To assess the costs and benefits of alliances, it is necessary to look in some detail at specific examples. A number of examples of U.S.-Japan semiconductor alliances are treated in this report. In Appendix A, three cases are described in detail: Motorola-Toshiba, Sun Microsystems-Fujitsu, and Kubota's series of alliances with U.S. semiconductor and computer companies. Other examples are described less extensively in the section on asymmetrical pairings (Power Integrations-Matsushita, TriQuint's difficulty in forming a satisfactory alliance, and nCHIP-Sumitomo Metal and Mining) or symmetrical pairings (LSI Logic-Kawasaki Steel). Finally, in Chapter 8, examples of alliances are used to illustrate the trouble U.S. start-up companies in semiconductor equipment and materials have in attracting capital and the implications of computer industry trends for the semiconductor industry.
Together, the cases and examples are representative of the broad range of partnering firms, motivations, and mechanisms that characterize U.S.-Japan semiconductor alliances. Motorola-Toshiba is a large U.S. company-large Japanese company alliance that includes a variety of mechanisms, such as licensing, a manufacturing joint venture, joint product development, and marketing cooperation. Sun-Fujitsu is a small (at the time the alliance was formed) U.S. company-large Japanese semiconductor company linkage that centers on a supplier-manufacturer relationship comprising licensing, consigned product development, and manufacturing foundry aspects. The Kubota case illustrates the variety of mechanisms that a large Japanese company can use to partner with small U.S. firms in support of an effort to enter the semiconductor and information industries laterally. The examples of asymmetrical alliances describe the considerations of U.S. start-up companies in forming alliances with large Japanese companies.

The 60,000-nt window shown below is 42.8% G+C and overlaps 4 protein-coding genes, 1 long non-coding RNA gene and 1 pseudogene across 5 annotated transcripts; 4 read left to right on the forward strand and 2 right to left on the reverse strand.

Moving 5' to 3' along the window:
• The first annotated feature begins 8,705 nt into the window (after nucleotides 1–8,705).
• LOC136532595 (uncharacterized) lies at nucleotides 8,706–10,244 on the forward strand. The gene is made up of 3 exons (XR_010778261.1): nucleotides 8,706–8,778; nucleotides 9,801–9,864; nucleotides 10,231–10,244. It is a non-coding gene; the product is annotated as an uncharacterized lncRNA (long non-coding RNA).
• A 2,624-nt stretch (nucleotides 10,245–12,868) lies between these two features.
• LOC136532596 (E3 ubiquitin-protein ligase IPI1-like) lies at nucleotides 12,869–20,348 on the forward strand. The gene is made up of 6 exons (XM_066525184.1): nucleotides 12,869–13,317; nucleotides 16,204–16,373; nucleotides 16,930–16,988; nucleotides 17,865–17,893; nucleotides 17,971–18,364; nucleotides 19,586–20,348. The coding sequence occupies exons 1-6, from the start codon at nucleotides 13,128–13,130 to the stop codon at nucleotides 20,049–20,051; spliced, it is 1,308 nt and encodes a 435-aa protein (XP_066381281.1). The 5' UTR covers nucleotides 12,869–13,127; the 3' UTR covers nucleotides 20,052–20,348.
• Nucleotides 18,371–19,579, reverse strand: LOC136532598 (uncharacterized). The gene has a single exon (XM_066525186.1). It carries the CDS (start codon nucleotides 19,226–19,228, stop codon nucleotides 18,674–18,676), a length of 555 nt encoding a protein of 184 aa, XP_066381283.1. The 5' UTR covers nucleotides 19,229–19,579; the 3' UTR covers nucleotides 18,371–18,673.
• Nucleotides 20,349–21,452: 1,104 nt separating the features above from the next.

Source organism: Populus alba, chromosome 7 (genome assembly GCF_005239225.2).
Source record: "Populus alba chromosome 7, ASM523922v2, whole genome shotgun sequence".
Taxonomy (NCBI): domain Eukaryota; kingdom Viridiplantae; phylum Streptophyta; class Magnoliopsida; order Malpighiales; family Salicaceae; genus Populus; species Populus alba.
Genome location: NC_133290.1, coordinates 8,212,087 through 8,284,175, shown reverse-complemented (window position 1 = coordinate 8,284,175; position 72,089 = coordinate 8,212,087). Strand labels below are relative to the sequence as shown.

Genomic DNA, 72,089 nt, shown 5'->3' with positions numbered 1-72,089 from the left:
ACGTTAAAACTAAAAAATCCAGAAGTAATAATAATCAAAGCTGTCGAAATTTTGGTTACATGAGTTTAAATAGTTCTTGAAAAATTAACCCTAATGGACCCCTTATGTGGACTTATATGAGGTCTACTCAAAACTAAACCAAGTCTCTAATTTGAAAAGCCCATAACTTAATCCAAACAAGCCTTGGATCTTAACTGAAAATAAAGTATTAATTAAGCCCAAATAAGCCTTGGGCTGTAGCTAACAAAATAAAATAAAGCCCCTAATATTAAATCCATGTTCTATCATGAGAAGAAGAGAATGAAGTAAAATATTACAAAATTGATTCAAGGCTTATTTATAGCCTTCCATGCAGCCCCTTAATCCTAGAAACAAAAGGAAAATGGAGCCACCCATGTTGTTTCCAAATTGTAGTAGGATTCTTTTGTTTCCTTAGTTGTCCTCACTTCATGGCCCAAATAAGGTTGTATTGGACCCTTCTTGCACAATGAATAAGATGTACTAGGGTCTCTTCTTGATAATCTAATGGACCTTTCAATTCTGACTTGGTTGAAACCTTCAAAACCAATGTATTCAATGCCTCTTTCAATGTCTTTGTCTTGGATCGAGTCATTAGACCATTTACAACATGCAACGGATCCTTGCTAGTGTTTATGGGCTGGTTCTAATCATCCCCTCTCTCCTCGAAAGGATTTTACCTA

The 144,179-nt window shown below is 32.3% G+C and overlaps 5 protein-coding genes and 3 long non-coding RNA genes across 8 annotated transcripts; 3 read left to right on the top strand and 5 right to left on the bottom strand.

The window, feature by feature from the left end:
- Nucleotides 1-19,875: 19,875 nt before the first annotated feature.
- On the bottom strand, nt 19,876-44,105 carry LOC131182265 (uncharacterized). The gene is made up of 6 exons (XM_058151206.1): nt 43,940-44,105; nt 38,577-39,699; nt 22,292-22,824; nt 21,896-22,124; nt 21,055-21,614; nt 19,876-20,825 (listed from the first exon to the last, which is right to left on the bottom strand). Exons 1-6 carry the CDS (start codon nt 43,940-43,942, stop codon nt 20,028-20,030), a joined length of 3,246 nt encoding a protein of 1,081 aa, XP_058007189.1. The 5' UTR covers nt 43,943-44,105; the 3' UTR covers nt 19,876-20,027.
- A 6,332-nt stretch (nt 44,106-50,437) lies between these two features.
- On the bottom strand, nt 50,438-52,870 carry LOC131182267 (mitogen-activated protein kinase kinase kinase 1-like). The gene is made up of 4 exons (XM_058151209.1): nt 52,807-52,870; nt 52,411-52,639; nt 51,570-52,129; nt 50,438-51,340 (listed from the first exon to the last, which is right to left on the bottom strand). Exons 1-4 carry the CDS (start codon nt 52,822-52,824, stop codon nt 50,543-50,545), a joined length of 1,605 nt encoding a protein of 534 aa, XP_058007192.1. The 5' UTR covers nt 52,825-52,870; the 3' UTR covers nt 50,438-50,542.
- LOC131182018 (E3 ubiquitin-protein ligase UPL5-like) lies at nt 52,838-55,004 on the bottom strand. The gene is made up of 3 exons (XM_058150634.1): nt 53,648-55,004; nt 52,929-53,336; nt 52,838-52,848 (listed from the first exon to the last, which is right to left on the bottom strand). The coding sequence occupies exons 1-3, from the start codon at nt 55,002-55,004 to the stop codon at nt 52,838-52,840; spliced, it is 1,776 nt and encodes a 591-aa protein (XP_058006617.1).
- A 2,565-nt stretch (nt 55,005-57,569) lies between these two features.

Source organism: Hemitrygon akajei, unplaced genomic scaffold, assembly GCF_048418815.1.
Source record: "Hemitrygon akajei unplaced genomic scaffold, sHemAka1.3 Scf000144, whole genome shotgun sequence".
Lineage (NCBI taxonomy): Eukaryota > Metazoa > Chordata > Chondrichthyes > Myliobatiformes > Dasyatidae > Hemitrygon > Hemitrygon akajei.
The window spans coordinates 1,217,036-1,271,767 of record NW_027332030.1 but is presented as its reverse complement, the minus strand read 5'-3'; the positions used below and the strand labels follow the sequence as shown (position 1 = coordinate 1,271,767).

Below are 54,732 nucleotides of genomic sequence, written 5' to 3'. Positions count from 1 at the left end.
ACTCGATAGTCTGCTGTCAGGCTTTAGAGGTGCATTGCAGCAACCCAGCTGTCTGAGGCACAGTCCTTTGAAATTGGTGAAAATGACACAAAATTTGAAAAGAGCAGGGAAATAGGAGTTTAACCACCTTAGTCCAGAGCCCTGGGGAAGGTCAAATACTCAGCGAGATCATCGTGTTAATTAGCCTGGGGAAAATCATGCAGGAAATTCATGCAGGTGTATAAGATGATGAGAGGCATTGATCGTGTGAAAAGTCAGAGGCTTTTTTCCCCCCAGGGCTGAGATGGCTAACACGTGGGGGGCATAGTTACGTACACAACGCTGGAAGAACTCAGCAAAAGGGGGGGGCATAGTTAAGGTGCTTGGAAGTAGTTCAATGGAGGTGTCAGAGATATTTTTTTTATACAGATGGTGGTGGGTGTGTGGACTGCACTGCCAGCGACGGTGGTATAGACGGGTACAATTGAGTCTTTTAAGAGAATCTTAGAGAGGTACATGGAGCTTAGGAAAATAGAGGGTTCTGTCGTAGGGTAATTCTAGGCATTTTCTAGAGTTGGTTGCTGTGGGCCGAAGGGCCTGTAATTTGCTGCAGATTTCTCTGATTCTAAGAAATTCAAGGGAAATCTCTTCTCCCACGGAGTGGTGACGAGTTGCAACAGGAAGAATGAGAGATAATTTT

Gaps in the representativeness of these examples are generally in areas that are important but have a limited number of examples. One fairly new type of alliance that is not included is licensing of Japanese product technology to U.S. firms. NEC and Mitsubishi Electric have licensed products to AT&T, but this pattern is still unusual. A large-scale collaborative product development effort is another type of alliance not covered in detail here, but Texas Instruments-Hitachi is perhaps the only alliance that fits this category.38 Large government-sponsored R&D consortia, such as Japan's Very Large Scale Integration Project and SEMATECH in the United States,